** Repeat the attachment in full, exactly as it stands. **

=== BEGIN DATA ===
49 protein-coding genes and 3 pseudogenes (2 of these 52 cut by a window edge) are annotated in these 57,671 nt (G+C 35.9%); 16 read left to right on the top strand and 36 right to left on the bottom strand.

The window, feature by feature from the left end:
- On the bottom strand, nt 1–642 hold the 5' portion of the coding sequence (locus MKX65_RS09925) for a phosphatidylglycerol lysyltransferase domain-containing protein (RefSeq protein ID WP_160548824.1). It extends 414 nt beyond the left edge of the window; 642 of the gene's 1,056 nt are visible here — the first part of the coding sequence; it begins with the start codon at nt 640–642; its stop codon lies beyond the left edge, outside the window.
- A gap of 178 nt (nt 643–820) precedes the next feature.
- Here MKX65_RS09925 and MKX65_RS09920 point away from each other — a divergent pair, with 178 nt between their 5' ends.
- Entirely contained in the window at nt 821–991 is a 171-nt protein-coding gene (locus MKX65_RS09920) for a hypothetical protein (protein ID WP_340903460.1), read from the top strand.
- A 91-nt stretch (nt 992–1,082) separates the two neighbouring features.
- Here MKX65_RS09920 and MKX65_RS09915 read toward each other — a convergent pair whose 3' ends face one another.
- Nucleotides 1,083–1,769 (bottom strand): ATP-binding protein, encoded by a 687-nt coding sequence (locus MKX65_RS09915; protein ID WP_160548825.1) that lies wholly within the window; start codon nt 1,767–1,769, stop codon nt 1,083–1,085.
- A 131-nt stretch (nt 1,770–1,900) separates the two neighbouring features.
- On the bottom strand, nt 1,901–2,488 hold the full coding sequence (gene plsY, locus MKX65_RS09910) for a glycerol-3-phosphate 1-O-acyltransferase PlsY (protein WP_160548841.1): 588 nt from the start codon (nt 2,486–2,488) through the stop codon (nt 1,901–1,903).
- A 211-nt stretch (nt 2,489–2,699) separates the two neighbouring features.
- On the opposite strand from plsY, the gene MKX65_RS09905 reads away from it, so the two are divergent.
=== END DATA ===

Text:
49 protein-coding genes and 3 pseudogenes (2 of these 52 cut by a window edge) are annotated in these 57,671 nt (G+C 35.9%); 16 read left to right on the top strand and 36 right to left on the bottom strand.

The window, feature by feature from the left end:
- On the bottom strand, nt 1–642 hold the 5' portion of the coding sequence (locus MKX65_RS09925) for a phosphatidylglycerol lysyltransferase domain-containing protein (RefSeq protein ID WP_160548824.1). It extends 414 nt beyond the left edge of the window; 642 of the gene's 1,056 nt are visible here — the first part of the coding sequence; it begins with the start codon at nt 640–642; its stop codon lies beyond the left edge, outside the window.
- A gap of 178 nt (nt 643–820) precedes the next feature.
- Here MKX65_RS09925 and MKX65_RS09920 point away from each other — a divergent pair, with 178 nt between their 5' ends.
- Entirely contained in the window at nt 821–991 is a 171-nt protein-coding gene (locus MKX65_RS09920) for a hypothetical protein (protein ID WP_340903460.1), read from the top strand.
- A 91-nt stretch (nt 992–1,082) separates the two neighbouring features.
- Here MKX65_RS09920 and MKX65_RS09915 read toward each other — a convergent pair whose 3' ends face one another.
- Nucleotides 1,083–1,769 (bottom strand): ATP-binding protein, encoded by a 687-nt coding sequence (locus MKX65_RS09915; protein ID WP_160548825.1) that lies wholly within the window; start codon nt 1,767–1,769, stop codon nt 1,083–1,085.
- A 131-nt stretch (nt 1,770–1,900) separates the two neighbouring features.
- On the bottom strand, nt 1,901–2,488 hold the full coding sequence (gene plsY, locus MKX65_RS09910) for a glycerol-3-phosphate 1-O-acyltransferase PlsY (protein WP_160548841.1): 588 nt from the start codon (nt 2,486–2,488) through the stop codon (nt 1,901–1,903).
- A 211-nt stretch (nt 2,489–2,699) separates the two neighbouring features.
- On the opposite strand from plsY, the gene MKX65_RS09905 reads away from it, so the two are divergent.